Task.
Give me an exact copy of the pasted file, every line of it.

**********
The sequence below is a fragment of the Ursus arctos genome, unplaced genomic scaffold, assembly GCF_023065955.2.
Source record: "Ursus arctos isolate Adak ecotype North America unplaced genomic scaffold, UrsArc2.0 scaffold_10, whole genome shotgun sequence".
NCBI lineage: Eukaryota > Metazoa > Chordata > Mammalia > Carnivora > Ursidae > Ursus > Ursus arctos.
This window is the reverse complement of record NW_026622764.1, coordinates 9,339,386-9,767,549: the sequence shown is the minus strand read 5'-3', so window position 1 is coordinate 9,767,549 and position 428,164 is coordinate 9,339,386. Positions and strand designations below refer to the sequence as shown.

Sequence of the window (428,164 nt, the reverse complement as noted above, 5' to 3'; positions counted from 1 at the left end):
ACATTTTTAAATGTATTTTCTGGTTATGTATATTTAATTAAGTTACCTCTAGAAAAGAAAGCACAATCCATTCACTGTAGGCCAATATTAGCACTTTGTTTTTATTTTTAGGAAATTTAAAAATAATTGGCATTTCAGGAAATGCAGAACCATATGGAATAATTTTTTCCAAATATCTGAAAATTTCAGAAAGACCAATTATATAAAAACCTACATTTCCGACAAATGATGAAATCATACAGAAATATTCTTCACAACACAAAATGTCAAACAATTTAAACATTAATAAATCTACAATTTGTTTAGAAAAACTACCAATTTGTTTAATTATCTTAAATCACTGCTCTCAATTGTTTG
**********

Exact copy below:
The sequence below is a fragment of the Ursus arctos genome, unplaced genomic scaffold, assembly GCF_023065955.2.
Source record: "Ursus arctos isolate Adak ecotype North America unplaced genomic scaffold, UrsArc2.0 scaffold_10, whole genome shotgun sequence".
NCBI lineage: Eukaryota > Metazoa > Chordata > Mammalia > Carnivora > Ursidae > Ursus > Ursus arctos.
This window is the reverse complement of record NW_026622764.1, coordinates 9,339,386-9,767,549: the sequence shown is the minus strand read 5'-3', so window position 1 is coordinate 9,767,549 and position 428,164 is coordinate 9,339,386. Positions and strand designations below refer to the sequence as shown.

Sequence of the window (428,164 nt, the reverse complement as noted above, 5' to 3'; positions counted from 1 at the left end):
ACATTTTTAAATGTATTTTCTGGTTATGTATATTTAATTAAGTTACCTCTAGAAAAGAAAGCACAATCCATTCACTGTAGGCCAATATTAGCACTTTGTTTTTATTTTTAGGAAATTTAAAAATAATTGGCATTTCAGGAAATGCAGAACCATATGGAATAATTTTTTCCAAATATCTGAAAATTTCAGAAAGACCAATTATATAAAAACCTACATTTCCGACAAATGATGAAATCATACAGAAATATTCTTCACAACACAAAATGTCAAACAATTTAAACATTAATAAATCTACAATTTGTTTAGAAAAACTACCAATTTGTTTAATTATCTTAAATCACTGCTCTCAATTGTTTG